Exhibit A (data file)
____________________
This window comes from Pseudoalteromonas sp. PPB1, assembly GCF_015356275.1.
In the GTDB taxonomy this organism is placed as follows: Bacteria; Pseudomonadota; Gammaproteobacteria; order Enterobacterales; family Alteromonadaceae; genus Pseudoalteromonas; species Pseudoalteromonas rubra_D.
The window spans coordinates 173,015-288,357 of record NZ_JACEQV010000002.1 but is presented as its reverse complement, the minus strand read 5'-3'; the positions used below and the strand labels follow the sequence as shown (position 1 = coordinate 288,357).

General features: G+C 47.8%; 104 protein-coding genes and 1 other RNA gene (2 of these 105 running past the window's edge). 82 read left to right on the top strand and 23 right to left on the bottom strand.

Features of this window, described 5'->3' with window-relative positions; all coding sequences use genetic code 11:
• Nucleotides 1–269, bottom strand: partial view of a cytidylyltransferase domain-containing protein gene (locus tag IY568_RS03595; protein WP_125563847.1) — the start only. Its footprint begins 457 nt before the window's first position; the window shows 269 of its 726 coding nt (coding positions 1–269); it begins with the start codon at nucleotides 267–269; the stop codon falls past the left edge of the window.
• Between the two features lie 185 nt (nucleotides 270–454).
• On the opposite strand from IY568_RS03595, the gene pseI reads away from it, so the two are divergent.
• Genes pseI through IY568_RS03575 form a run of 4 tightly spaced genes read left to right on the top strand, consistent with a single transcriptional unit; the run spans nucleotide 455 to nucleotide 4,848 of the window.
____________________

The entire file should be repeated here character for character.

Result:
This window comes from Pseudoalteromonas sp. PPB1, assembly GCF_015356275.1.
In the GTDB taxonomy this organism is placed as follows: Bacteria; Pseudomonadota; Gammaproteobacteria; order Enterobacterales; family Alteromonadaceae; genus Pseudoalteromonas; species Pseudoalteromonas rubra_D.
The window spans coordinates 173,015-288,357 of record NZ_JACEQV010000002.1 but is presented as its reverse complement, the minus strand read 5'-3'; the positions used below and the strand labels follow the sequence as shown (position 1 = coordinate 288,357).

General features: G+C 47.8%; 104 protein-coding genes and 1 other RNA gene (2 of these 105 running past the window's edge). 82 read left to right on the top strand and 23 right to left on the bottom strand.

Features of this window, described 5'->3' with window-relative positions; all coding sequences use genetic code 11:
• Nucleotides 1–269, bottom strand: partial view of a cytidylyltransferase domain-containing protein gene (locus tag IY568_RS03595; protein WP_125563847.1) — the start only. Its footprint begins 457 nt before the window's first position; the window shows 269 of its 726 coding nt (coding positions 1–269); it begins with the start codon at nucleotides 267–269; the stop codon falls past the left edge of the window.
• Between the two features lie 185 nt (nucleotides 270–454).
• On the opposite strand from IY568_RS03595, the gene pseI reads away from it, so the two are divergent.
• Genes pseI through IY568_RS03575 form a run of 4 tightly spaced genes read left to right on the top strand, consistent with a single transcriptional unit; the run spans nucleotide 455 to nucleotide 4,848 of the window.